OPINION — For over two years I have blasted Donald Trump as unfit to be president of the United States. I have been relentless and unforgiving in my opposition. He remains a man of ill repute in my opinion, and for many reasons, I stand by my prediction that he will resign before the end of the year.
But all along I have been haunted by a nagging question: Why have so many smart and experienced people, some of them my friends, gone to work for him? They are not blind. They see what we see. Yet they defend him still or, at the very least, do not resign their positions. Why?
I understand why ideologues such as Newt Gingrich and Mike Huckabee defend Trump. They are the Grim Reapers of the Right. They, not too differently than Steve Bannon, seek division and contention. Their affections for Trump do not run deep. It’s not the man but the opportunity that drives their consistent defenses.
Bannon’s loyalty to Trump dissolved as soon as he was one goosestep outside of the White House. I get why these guys like what Trump represents in American politics. My question is, why do otherwise reasonable people support and work for Trump?
How many reasons do sane people need to abandon the Good Ship Narcissist?
As far as I can tell, only the generals can have confidence in Trump to let them do their jobs. Everyone else who works for him is undercut, contradicted and often personally humiliated by him. Why stay? Why wait to be fired by this guy? Talk about humiliating.
How awful must it be to be fired by Trump? You get asked, “Were you fired because you stood your ground with him?” “No, I got fired because, well, I guess I wasn’t awful enough for him, even though I defended him until it was laughable.” To work for Trump you have to think like Trump, or so it seems.
But how do we explain Mike Pence, for example? Why would a conservative in principle but moderate in tone and style agree to work for Trump? Pence is no ideologue. He is a moderately conservative politician and religious man.
He was asked to serve as vice president because evangelical voters love him – which thought raises a separate but related question: Why do evangelicals love crotch-grabbing, unfailingly secular Trump? I suppose it is because Supreme Court Justice Neil Gorsuch is not a crotch-grabber. Even so, evangelical support for Trump boggles the rational mind.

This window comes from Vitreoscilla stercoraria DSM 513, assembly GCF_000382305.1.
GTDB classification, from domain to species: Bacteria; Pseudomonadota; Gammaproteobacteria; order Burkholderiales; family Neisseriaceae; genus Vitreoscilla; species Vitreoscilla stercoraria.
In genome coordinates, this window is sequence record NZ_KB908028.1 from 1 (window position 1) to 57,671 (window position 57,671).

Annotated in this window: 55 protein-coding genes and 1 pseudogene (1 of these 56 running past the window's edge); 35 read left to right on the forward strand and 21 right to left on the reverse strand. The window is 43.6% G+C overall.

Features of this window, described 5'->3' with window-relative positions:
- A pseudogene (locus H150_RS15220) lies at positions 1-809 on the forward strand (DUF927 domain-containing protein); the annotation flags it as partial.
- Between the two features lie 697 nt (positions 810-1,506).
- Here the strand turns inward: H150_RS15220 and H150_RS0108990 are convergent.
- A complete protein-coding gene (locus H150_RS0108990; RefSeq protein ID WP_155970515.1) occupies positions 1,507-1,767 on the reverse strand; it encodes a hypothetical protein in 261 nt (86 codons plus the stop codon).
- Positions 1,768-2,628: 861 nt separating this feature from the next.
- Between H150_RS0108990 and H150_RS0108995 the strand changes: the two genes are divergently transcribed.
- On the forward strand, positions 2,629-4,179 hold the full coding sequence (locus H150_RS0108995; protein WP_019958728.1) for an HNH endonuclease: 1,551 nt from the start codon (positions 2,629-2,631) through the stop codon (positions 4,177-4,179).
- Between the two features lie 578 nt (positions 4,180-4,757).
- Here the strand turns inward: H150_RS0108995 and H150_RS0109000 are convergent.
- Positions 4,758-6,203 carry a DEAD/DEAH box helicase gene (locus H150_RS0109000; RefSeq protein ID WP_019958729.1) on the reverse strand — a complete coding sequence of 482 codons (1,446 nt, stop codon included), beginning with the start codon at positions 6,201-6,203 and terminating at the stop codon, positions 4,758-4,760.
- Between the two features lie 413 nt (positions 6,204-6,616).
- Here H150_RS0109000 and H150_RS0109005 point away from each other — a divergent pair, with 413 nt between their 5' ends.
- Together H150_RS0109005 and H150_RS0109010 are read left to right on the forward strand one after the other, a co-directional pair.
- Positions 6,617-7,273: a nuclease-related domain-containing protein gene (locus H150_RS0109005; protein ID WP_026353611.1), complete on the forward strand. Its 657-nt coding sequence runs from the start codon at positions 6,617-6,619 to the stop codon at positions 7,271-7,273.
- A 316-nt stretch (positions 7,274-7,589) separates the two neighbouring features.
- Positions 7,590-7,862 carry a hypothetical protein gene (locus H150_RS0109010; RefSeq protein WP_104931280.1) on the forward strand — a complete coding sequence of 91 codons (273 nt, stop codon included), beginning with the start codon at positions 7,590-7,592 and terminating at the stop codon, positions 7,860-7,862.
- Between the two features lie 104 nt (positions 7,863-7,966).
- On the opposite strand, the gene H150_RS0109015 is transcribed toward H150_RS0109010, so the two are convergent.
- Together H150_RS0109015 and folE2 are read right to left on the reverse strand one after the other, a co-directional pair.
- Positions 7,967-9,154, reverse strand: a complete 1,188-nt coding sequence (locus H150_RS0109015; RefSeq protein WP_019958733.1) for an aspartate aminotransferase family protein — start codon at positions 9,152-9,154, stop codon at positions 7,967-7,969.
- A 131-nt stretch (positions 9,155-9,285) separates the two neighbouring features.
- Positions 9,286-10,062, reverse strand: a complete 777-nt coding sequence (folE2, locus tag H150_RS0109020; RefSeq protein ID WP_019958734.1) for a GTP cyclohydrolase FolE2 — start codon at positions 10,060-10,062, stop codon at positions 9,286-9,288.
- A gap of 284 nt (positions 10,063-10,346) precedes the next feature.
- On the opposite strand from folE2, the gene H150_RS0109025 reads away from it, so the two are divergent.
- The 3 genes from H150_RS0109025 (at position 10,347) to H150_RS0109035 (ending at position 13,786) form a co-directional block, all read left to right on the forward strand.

Uncharacteristically, permit me to offer even faint praise for many good people who work for Donald Trump: At least they are not Trump.
For what it is worth, I received a phone call shortly after the election from a friend who seemed to be in the hiring loop for the new Trump administration. She asked me if I would be open to some consideration. I replied I am open to just about anything, but the right position for me in a Trump administration necessarily would be a position in which I could serve the nation but not Trump.
Of course, I never received a follow-up call. But many good people did.
There can come a time in the career of a political operative or policymaker when you take one for the team. In this case, hiring on with Trump is taking one for the team. Outside of the White House, Trump has little direct influence, believe it or not. The Washington bureaucracy is deeply entrenched, often immovable and distant from the chief executive.
For instance, Ben Carson, at Housing and Urban Development, hires his own team. They are political appointees that oversee career bureaucrats. If Ben Carson thought he could do some good at HUD, I can see why he would take the job, even if Trump were slinging dung like a howler monkey.
So there exists a rear guard of sorts in the Trump administration. These are people doing one of two things, or both. First, they still believe in American exceptionalism and democratic processes. Or second, they stay there to pick up the pieces when Trump resigns.
Call it the “Pence Rule.” Mike Pence came on board because he knew he could play an important role in trying to temper and moderate an inexperienced and disorderly Trump. He also came on board at the prospect of becoming president of the United States. I think this is a similar scenario for General Kelly as well and perhaps many other insiders such as Kellyanne Conway.
Only time will tell. There may be wisdom in what I can only describe as irrationality. I could not work for Trump. But many good people can and do.
I’m Paul Mero. Thanks for listening.
Paul Mero is an opinion columnist for St. George News. The opinions stated in this article are his own and may not be representative of St. George News.